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dangreen12
Beginner

DHCP Snooping binding database

After we configured DHCP Snooping on out access switch, all works well. I see dhcp bindings with the "sh ip dhcp snooping binding" command. I don't quite understand why we need to see the bindings on the switch as we know the client PC's are getting IPs the typical way. More importantly, I understand that if we reload the access switch (to do an IOS upgrade, the switch loses power, etc.), the lose the previous bindings. This part concerns me. So it is suggested that we create a location to a TFTP database in case the switch reloads so you can fetch previous bindings. For example:  ip dhcp snooping database <TFTP URL>

 

If we DO lose the bindings database do we impact the user traffic? I tested by being on my PC, got an IP, and ran extended pings to a web server. I cleared my binding entry using the "clear ip dhcp binging <My IP> and it cleared and it didn't impact my computer's IP connectivity, pings continued to flow. I can't reload the switch to test that impact.

 

This issue of users being impacted if the switch reloads scares me. 

6 REPLIES 6
Giuseppe Larosa
Hall of Fame Master

Hello @dangreen12 ,

>> So it is suggested that we create a location to a TFTP database in case the switch reloads so you can fetch previous bindings. For example: ip dhcp snooping database <TFTP URL>

 

Follow this recommendation so that in case of switch reload it can read the current bindings from the TFTP server.

 

This feature is really important is you have also enabled security feature like DHCP snooping , Dynamic ARP Inspection and IP source guard that all of them rely on knowing where an IP address is located (which port ) and if it had been assigned by DHCP.

If these features are enabled the risk in case of reload without the use of an external TFTP server to recover the current DHCP bindings is that all user traffic is somewhat impacted with legitimate DHCP clients seen as non authorized.

 

Hope to help

Giuseppe

 

Thx for the reply. We are not doing IP Source Guard or DAI. Just DHCP Snooping for the reason of stopping anyone on a user vlan from plugging in a device or system that provides DHCP services and causing conflict. A couple followup questions if that is OK or I can enter another posting.

 

1. So in terms of creating a TFTP database so the switch can read the current bindings from the TFTP server, considering I am not doing IPSG or DAI,  if the switch reloads, does this mean if i don't have the TFTP database setup that the switch binding table will clear and each computer will need to do a renew and get an IP and the bindings rebuild?  What I am wondering is if there is an impact to the users during this rebuild. Or if they need to manually renew for an IP.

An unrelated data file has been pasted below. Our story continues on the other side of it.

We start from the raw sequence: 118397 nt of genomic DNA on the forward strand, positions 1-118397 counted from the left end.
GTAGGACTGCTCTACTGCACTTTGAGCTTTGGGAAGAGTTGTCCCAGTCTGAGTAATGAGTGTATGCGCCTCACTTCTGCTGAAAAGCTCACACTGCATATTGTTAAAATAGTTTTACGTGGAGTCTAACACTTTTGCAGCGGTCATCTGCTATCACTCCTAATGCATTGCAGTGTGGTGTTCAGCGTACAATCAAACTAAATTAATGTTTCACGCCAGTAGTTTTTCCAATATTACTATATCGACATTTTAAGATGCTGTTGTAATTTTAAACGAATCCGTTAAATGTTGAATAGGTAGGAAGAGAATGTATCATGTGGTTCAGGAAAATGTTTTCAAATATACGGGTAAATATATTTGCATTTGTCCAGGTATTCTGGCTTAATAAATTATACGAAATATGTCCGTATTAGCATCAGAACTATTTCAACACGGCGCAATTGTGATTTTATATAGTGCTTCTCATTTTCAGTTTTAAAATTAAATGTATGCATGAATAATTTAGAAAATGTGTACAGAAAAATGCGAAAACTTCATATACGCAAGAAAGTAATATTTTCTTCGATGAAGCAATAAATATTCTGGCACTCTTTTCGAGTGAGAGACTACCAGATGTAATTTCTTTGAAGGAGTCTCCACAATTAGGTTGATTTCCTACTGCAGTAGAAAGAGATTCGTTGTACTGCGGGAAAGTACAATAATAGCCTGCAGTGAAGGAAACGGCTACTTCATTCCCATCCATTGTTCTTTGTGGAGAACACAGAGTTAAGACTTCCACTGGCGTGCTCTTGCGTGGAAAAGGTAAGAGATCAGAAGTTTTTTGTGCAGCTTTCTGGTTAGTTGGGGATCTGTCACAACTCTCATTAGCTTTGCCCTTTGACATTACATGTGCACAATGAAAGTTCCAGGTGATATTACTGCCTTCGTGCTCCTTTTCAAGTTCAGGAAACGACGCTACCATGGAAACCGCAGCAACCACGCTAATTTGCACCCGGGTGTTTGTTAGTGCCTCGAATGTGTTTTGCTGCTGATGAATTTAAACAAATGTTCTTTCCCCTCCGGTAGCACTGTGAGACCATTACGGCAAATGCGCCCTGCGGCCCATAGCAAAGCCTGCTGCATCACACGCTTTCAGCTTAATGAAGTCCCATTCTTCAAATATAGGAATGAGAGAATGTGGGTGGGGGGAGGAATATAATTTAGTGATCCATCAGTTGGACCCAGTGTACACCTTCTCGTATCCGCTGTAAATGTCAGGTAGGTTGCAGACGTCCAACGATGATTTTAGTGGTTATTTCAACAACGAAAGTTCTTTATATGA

2. I noticed that when I do a "show ip dhcp snooping" I see these entries below. I take it these are just default with DHCP Snooping.

 

Verification of hwaddr field is enabled
Verification of giaddr field is enabled

 

 

 

If the switch reloads that has the ip dhcp snooping binding table and I don't have the original binding table I assume the client machines on untrusted ports (that are in the binding table) lose their IP as if there was an "ipconfig /release". True?  If so I imagine the worst case is that the client machine has to do an "ipconfig /renew" and they are off and running again. Whether that renew happens automatically or the client has to do the renew manually. Any thoughts?  I'm still trying to identify if there is a true impact if we reload the switch and lose the binding table.

Hi Dangreen,

 

Thanks, for bringing this up.

 

DHCP snooping database feature is really required to safeguard our L2 data, however we came across many instances where the prod access switch is rebooted, and so the clients loss the connectivity.

 

But once the switch is back up again, the end devices will start sending the requests on the associated ports where in our environment we have L2 functions enabled like spanning tree, trust ports and untrust ports.

 

The switch has the capability to rebuilt it's DHCP database table on it's own, also we will take frequent backups of the switch using automated tools so even though the switch reboots we have the latest backups that includes the client connectivity details but as per me, the switch will rebuilt it again the existing Database table

 

MHM Cisco World
Collaborator

TFTP is use because the NVRAM is limit so in order to not full NVRAM with this binding we use TFTP server database.
That what I know.

That makes sense. Thanks!  Now I'm reading about the process to see if, after the switch reloads, if it just finds the database file and pulls it in automatically.